The impact of mortgage regulation changes

On October 3, the Government of Canada announced measures designed to support the health and stability of Canadian housing markets and housing finance system. The measures include new eligibility rules for high ratio insured mortgages (where the loan to value ratio is greater than 80%) and new eligibility criteria for low ratio insured loans (loan-to value less than 80%) that previously only applied to high ratio mortgages.

 

Under the new measures, all high ratio mortgages will now be “stress tested” to ensure borrowers can afford their loan if interest rates rise.  Borrowers will now have to meet higher debt servicing limits calculated using the greater of the contract rate and the Bank of Canada’s 5 year posted rate.  The latter is currently more than 2% higher than typical contract rates.  This “stress test” approach has been applied since 2010 to variable rate mortgages and fixed rate mortgages of a term of less than 5 years.  Applying this stress test to loans with terms of five years and longer extends this test to all high ratio insured mortgages.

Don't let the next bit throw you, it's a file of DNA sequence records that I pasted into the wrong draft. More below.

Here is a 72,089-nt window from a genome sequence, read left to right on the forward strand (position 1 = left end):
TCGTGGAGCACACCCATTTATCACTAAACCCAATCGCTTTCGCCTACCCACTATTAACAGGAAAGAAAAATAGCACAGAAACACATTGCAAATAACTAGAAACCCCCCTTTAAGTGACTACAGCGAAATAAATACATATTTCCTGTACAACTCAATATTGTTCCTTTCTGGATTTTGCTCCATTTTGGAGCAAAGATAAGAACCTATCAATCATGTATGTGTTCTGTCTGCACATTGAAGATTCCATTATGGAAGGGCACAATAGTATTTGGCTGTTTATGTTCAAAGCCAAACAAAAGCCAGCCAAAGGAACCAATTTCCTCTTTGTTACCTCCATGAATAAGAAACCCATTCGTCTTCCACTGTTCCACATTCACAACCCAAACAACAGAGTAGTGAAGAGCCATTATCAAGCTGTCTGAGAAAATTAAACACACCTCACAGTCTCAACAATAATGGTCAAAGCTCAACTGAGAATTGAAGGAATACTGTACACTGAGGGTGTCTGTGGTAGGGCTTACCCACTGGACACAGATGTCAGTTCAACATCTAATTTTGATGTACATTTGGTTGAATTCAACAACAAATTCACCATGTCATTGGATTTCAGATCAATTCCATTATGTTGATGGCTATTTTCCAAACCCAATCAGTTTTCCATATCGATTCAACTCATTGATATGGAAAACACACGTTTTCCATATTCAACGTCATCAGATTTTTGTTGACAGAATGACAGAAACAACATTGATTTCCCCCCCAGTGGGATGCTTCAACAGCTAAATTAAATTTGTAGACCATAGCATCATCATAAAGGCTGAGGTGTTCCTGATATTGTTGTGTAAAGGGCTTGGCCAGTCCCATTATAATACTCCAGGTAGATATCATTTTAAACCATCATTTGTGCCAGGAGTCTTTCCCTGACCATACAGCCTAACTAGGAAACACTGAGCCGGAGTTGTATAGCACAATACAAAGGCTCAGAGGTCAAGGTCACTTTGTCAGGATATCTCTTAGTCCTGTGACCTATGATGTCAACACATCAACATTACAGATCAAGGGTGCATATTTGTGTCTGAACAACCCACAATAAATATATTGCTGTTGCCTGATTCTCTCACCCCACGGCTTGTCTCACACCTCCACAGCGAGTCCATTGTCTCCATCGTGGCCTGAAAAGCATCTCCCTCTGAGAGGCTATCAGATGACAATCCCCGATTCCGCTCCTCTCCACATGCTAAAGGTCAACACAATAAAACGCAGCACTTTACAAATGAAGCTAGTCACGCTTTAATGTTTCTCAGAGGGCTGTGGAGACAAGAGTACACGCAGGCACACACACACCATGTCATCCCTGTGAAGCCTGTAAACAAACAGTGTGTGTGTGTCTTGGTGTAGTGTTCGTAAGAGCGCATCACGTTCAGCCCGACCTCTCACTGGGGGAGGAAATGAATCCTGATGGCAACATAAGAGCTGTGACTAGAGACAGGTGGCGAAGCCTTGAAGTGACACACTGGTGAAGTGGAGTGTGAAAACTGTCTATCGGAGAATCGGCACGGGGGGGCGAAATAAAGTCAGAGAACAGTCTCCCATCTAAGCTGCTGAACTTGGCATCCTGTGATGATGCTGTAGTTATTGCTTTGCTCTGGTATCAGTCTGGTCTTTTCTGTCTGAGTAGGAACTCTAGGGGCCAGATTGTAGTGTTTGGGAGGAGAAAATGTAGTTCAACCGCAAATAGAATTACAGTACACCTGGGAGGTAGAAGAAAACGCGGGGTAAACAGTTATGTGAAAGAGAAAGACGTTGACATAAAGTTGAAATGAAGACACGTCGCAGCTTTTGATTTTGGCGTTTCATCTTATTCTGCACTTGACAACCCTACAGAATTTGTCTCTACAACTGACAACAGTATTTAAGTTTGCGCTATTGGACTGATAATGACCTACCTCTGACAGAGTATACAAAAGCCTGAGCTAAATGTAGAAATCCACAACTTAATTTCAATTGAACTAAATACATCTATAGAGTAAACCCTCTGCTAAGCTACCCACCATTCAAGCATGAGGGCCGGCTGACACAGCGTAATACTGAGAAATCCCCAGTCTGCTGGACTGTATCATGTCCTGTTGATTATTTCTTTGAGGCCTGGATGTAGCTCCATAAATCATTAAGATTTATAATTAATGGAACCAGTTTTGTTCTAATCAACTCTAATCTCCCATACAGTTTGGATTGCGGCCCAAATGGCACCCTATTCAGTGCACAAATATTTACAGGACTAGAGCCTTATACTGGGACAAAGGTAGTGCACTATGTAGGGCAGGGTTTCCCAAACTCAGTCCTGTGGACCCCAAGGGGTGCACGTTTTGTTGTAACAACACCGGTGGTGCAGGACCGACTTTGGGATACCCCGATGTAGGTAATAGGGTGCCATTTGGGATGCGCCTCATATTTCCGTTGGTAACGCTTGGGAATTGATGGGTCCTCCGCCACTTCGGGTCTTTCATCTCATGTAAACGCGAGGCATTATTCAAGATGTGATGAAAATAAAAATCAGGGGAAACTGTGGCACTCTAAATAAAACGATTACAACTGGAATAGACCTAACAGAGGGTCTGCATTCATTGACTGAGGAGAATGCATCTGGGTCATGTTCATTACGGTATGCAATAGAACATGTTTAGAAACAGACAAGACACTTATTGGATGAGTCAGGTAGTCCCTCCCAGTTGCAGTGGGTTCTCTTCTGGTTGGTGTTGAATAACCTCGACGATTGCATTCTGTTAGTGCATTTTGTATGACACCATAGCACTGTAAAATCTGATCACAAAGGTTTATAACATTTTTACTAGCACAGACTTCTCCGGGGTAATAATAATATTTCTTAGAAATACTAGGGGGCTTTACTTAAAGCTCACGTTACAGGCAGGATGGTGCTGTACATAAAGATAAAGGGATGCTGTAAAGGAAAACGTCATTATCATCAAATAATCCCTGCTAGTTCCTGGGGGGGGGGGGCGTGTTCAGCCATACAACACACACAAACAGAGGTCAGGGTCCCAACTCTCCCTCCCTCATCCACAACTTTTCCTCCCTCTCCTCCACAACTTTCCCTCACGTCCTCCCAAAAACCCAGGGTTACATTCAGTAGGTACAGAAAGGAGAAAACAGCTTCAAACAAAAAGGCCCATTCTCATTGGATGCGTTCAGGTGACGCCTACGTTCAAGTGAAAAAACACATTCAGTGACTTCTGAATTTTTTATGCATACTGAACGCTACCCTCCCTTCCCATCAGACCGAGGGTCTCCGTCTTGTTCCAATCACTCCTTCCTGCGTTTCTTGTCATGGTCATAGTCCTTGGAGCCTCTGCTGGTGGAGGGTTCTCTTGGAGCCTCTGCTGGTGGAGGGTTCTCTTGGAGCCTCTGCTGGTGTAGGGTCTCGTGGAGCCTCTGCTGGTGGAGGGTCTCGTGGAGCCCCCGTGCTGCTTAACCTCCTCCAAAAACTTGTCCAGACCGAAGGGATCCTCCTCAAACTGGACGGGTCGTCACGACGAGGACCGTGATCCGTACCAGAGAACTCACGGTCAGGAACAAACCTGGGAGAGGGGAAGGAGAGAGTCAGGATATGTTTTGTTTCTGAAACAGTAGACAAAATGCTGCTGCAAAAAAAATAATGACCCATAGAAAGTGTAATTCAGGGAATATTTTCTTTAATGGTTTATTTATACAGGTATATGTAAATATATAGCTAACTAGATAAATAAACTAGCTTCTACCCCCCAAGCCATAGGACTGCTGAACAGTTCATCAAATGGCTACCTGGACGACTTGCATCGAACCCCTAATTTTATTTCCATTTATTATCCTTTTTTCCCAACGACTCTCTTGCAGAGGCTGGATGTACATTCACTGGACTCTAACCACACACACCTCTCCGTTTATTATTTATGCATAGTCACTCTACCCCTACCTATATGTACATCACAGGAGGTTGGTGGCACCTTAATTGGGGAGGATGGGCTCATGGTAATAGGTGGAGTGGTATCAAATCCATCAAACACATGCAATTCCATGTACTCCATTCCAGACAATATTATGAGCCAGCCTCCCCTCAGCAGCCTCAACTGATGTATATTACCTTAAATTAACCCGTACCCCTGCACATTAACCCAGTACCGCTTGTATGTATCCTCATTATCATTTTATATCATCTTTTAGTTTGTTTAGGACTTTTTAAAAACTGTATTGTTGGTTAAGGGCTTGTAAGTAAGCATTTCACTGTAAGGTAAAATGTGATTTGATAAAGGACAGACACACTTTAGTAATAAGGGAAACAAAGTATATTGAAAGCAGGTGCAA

As the policy just took effect, it is difficult to precisely evaluate the impacts on housing markets. In general, an increase in mortgage rates affects house prices, sales, and starts negatively. However, the stress test approach affects the size of the insured mortgage for which the home borrower qualifies and it is not an increase in the mortgage rate itself.

 

As a result, borrowers could adjust their purchase behaviour in several ways.  For example, they could purchase homes that are less expensive, add more down payment, delay their purchase in order to save additional funds for down payment, or add a co-signor. 

 

According to our analysis, from 5 to 10 per cent of all prospective home buyers could be affected during the first year of implementation, but the precise impact will vary depending on specific homebuyer circumstances and behaviours.  Considering regional variations in drivers of housing activities, it is also likely that the impact of the announced changes could be different across the country. Taking into account all possible scenarios, the impacts on house prices, sales, and starts are within the lower band of our outer forecasting range that is designed to capture unexpected economic and financial developments, as well as unforeseen regulatory changes at the local, provincial, and national levels. 

(Source: an excerpt from CMHC Fall 2016 Report: Housing Market Outlook – Greater Toronto Area” <—click to download full report)